We stopped for an incredible lunch at a sidewalk sandwich shop, did a little souvenir shopping, then headed back to the Metro to see the Louvre.

From the Metro, you come into the Louvre from underneath, which is a little surreal. But the sight of the inverted pyramid is really impressive (even if you hadn't seen "The DaVinci Code") and a great way to start the trip.

(As an aside, there's a number of shops underneath the Louvre we walked by. There's an Apple store right in the entrance, in which you can see the reflection of the inverted pyramid in the store's facade. Is it possible to make an Apple store MORE pretentious? Sure! Put it in the entryway of the Louvre!)

Getting into the main lobby, the Louvre presents some wonderful decisions to make in terms of what to see. We didn't have a lot of time or energy left, so we budgeted both with our plans. We did see Winged Victory, the Venus de Milo, and the Mona Lisa, as well as hundreds of other masterpieces.

The Louvre is an overwhelming place. The building itself is so beautiful that you catch yourself marveling at the building rather than the artwork the building is intended to house. Nowhere is that distraction more stark than in the room holding the Mona Lisa. Of course, there is a huge crush of people trying to get close enough to get a picture of the famous smile. But the walls of the entire room (and it's not a small room) are jam-packed with stunning masterpieces as well. In some ways, I feel sorry for those pieces of art. They're reduced to the artistic version of background singers behind the spotlight-grabbing Mona Lisa.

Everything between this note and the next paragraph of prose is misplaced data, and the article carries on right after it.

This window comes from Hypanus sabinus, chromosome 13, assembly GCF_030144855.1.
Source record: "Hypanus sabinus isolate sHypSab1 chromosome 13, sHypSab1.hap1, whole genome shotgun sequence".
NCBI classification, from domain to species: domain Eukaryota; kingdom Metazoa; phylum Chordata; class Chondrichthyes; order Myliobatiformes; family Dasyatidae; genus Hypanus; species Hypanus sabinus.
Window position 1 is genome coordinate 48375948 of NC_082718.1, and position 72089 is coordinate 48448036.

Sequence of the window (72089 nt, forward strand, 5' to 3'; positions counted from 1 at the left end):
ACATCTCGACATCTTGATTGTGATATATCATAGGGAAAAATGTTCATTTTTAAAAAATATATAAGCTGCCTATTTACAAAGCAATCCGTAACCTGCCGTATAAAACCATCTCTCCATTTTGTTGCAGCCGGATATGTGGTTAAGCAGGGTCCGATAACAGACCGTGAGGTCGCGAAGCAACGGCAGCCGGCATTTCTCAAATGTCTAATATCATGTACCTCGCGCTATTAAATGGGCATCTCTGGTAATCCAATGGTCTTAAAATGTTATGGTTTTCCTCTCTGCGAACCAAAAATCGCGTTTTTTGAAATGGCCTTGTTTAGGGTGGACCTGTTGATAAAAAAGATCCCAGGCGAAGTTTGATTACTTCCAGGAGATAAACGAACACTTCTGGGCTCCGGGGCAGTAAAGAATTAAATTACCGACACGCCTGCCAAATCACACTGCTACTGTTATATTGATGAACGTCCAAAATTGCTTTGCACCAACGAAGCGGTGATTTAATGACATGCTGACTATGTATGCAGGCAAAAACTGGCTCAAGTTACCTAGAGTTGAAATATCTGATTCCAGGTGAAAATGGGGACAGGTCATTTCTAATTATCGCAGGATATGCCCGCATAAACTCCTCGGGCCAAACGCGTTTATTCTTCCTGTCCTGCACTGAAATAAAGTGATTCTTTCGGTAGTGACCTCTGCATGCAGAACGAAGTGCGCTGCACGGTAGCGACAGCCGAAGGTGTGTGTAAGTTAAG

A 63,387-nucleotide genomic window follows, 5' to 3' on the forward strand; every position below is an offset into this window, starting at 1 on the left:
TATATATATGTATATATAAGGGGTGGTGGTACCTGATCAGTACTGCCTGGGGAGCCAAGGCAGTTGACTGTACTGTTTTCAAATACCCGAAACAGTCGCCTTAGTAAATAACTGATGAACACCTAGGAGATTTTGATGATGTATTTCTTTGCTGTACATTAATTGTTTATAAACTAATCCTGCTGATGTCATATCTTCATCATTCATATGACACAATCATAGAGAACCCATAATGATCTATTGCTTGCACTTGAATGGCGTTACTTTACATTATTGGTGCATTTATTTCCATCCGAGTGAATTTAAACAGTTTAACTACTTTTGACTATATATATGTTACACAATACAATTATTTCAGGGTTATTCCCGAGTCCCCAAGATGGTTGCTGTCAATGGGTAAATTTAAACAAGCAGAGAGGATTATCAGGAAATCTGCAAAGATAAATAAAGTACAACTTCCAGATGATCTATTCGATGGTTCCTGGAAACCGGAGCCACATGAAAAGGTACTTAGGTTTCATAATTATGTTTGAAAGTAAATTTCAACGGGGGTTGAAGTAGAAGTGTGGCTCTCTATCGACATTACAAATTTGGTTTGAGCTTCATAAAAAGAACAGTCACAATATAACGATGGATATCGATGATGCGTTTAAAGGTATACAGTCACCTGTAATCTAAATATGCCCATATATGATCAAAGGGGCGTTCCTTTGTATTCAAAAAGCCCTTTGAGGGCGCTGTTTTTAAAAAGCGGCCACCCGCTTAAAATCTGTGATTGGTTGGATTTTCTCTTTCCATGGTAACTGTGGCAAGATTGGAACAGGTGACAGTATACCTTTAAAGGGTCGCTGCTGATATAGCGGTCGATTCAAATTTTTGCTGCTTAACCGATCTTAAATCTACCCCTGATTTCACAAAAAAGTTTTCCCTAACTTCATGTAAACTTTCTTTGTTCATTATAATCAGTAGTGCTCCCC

We sent some postcards, bought some souveniers, and headed back to the train station for our return to London. During my trip to paris, I have to admit I was waiting to be treated by the famous Parisian contempt for foreigners. Nothing could have been further from the truth. During our entire trip to date, the two biggest acts of kindness we've received were from Parisians.

First, one of the shopkeepers on the Champs-Elysess put the credit card I left behind (winning!) under his desk and returned it to me without incident or snark when I returned, red-faced, for it. Second, an elderly woman walking with a cane could see that Mary Beth and I were struggling to find our way back to the train station. Even though she did not speak a word of English, she figured out where we were going and walked along with us, making sure that we took the right staircase to get to our train. Good thing she did, too, as we would have certainly taken the wrong train had she not shown us the way. She and Mary Beth hugged and kissed as we thanked her profusely as we parted. Sometimes angels walk slowly and speak French. I'm glad we had the presence of mind to slow down and let her help us.

We slept most of the way back to London, although I did break down and buy a cheeseburger. The travel back to the Phoenix Hotel was uneventful, although we had both forgotten it was St. Patrick's Day. There were some revelers out and about, and although I would ever hesitate to refer to the English as "amateurs" when it comes to drinking alcohol, it did appear that St. Patrick's Day is "Amateur Night" in the UK as well. It was amusing to see a Japanese tourist taking a picture of a man in a arge Guinnes St. Patrick's Day hat sitting on a bench in the train station, either drunk or otherwise affected such that he had no idea what was going on.

Today's a rest day, although we do have a few activites planned. I will tell you more later, but suffice it to say that any questions about my Alpha Geek status will be put to rest tonight.

Photos from Paris can be found here.